Astrology and Politics
For many people, the use of astrology by politicians came to light in our era when we learned that U.S. President Ronald Reagan and his wife Nancy planned many of their activities based upon the advice of an astrologer. But, astrology has long been on the mind of the world's great leaders.
Ancient LeadersCertain sources think that Alexander the Great used astrology to help guide his military campaigns and perhaps even spread the word of astrology throughout Greece and Rome. In fact, some believe that Alexander the Great's father was Egyptian Pharaoh Nectanebo. Nectanebo as well known for his belief in astrological and is believed to have told Alexander's mother to wait until the perfect time to give birth to Alexander to help ensure his place in history.
It is thought, though incorrectly, that Titus Vestricius Spurinna, who warned Julius Caesar to "Beware of the Ides of March", was an astrologer. Actually, Spurinna was a haruspex. This is also a form of divination, like astrology, but involves looking at the innards of animals, especially those of sacrificed sheep, to foretell the future. Caesar himself did not believe in astrology, but his successor, Augustus, did. He had coins printed with his astrological sign (Capricorn) on them, but had little involvement with astrologers for fear of public ridicule. Tiberius, Augustus's successor, knew how to interpret horoscopes and kept Thrasyllus, an astrologer, as his advisor. Tiberius' successor, Claudius, kept Thrasyllus's son, Balbillus, as his astrologer/advisor.
The English MonarchyJohn Dee was a 16th century British mathematician, astronomer, geographer, and astrologer. He was commissioned to cast the horoscopes of both Queen Mary (Bloody Mary as she was often known) and her prospective groom, Prince Philip of Spain. However, when he created a horoscope for Queen Mary's half-sister, Princess Elizabeth, Dee was briefly imprisoned in 1555 for witchcraft and sorcery. He formed a friendship with Elizabeth and once she took the throne (thus becoming Queen Elizabeth I); he became her trusted astrological advisor. He even chose the date of her coronation. Many people wondered how he gained Elizabeth's trust and earned such an honored position so quickly after she took the throne. However, some scholars have suggested that Dee acted as Princess Elizabeth's spy during Mary's administration.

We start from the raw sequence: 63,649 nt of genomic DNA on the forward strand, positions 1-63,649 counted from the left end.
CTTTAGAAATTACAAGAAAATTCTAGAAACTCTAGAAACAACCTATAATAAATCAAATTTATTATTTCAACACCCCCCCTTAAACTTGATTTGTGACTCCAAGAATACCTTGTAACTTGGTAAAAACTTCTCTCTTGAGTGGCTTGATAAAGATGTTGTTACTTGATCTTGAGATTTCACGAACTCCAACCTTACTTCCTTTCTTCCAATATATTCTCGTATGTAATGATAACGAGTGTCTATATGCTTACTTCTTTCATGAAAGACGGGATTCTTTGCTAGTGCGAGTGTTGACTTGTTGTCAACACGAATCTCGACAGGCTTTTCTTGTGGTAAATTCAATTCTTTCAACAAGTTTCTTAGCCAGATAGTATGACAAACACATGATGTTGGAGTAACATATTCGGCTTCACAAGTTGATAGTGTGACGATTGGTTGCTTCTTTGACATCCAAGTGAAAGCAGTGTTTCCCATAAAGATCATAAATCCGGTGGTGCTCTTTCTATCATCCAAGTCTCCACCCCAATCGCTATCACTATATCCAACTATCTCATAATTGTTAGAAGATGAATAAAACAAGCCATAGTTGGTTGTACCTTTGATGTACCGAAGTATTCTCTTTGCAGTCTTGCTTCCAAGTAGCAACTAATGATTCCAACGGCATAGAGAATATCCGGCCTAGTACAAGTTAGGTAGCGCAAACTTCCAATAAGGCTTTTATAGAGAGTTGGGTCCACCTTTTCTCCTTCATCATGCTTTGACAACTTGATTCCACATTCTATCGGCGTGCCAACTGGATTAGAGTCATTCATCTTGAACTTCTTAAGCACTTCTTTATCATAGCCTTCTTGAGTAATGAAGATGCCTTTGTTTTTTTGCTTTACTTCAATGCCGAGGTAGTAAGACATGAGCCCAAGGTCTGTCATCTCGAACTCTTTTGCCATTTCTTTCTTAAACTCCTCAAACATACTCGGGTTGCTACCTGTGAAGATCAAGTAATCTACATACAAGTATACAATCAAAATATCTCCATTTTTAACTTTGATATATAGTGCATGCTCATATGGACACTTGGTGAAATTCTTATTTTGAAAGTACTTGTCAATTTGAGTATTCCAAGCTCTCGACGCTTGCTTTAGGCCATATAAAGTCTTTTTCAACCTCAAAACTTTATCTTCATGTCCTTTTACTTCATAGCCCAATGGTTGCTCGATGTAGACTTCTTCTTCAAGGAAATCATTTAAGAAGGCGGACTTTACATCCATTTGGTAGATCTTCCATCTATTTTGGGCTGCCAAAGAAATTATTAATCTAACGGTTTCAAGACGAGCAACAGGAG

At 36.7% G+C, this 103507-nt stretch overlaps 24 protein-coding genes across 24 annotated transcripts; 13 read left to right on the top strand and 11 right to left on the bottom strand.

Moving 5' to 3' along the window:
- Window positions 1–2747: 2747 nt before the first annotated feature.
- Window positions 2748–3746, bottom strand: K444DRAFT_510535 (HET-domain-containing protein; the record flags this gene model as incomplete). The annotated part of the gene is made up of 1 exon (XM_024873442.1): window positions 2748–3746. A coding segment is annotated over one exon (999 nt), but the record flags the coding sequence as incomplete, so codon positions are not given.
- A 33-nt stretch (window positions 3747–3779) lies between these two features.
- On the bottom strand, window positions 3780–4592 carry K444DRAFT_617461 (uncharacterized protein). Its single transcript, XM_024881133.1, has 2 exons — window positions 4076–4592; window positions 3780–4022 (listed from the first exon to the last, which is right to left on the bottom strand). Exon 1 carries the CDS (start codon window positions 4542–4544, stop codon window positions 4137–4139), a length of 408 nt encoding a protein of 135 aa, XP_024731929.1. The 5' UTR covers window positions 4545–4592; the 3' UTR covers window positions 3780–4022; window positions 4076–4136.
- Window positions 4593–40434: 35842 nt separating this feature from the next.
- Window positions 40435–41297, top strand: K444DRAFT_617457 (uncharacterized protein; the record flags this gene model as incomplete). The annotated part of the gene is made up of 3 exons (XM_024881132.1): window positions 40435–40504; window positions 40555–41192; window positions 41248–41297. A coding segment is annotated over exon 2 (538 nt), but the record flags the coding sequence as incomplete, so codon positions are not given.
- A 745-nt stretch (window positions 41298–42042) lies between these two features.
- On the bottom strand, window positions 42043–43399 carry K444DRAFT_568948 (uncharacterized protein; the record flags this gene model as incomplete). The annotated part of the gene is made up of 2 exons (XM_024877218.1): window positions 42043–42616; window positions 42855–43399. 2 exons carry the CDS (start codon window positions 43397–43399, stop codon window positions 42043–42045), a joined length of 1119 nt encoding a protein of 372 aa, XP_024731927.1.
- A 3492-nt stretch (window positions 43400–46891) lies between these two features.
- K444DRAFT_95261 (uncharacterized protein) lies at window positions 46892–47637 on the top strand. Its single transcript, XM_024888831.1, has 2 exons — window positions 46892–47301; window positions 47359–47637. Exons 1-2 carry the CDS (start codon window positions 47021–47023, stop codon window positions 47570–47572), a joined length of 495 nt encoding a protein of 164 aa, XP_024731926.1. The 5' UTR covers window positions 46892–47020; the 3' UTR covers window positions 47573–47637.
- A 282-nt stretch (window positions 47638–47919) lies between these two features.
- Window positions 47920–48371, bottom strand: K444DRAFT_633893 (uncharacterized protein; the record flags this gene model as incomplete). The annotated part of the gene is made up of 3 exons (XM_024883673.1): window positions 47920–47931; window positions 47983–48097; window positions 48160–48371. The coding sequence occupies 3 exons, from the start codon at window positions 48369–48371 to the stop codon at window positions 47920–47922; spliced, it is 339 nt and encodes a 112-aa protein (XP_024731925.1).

American LeadersAmericans might be surprised to find that many researchers think our founding fathers had strong beliefs in astrology. Books such as "Turning the Solomon Key: George Washington, the Bright Morning Star, and the Secrets of Masonic Astrology" by Robert Lomas tries to link early American leaders who were Freemasons, such as George Washington and statesman Benjamin Franklin, to astrology.
Now whether the founding fathers believed in astrology or not may never be known, but there are several astrological images located in government buildings around Washington, D.C. For example, the Ariel Rios Federal Building, part of the Federal Triangle government complex, has a ceiling mural that contains images the four seasons and the twelve zodiac signs. David Ovason's book, "The Secret Architecture of Our Nation's Capital" points out that the National Academy of Sciences is a statue of Einstein gazing at a horoscope. The south entrance hall door of the Academy has twelve zodiac characters on it as well. All in all, Ovason found 23 zodiac symbols in government buildings around Washington, D.C. Ovason also goes on to show that the Federal Triangle itself (The Washington Monument, White House, and Capital Building) is aligned with the three main stars of the Virgo constellation.
In the 1980s, Americans found out for a fact that astrology was helping plan the movements of their president. Many Christians supported Ronald Reagan's campaign for president and were dismayed when they found out that First Lady Nancy Reagan often consulted astrologer Joan Quigley for advice. Nancy had known Joan Quigley since the 1970s, but Nancy sought her advice for the president's personal safety after the assignation attempt on his life in 1981. In "For the Record" by former White House Chief of Staff Donald Regan, he states that Nancy Reagan used astrologers to help plan the president's schedule of activities. Joan Quigley wrote in her own book that she was heavily involved in activities involving the President's international relations.
Over the years, many politicians and world leaders have relied on astrology to help guide them. But, because at certain periods of time throughout history, astrology has been viewed unfavorably, many have kept it a secret from their public.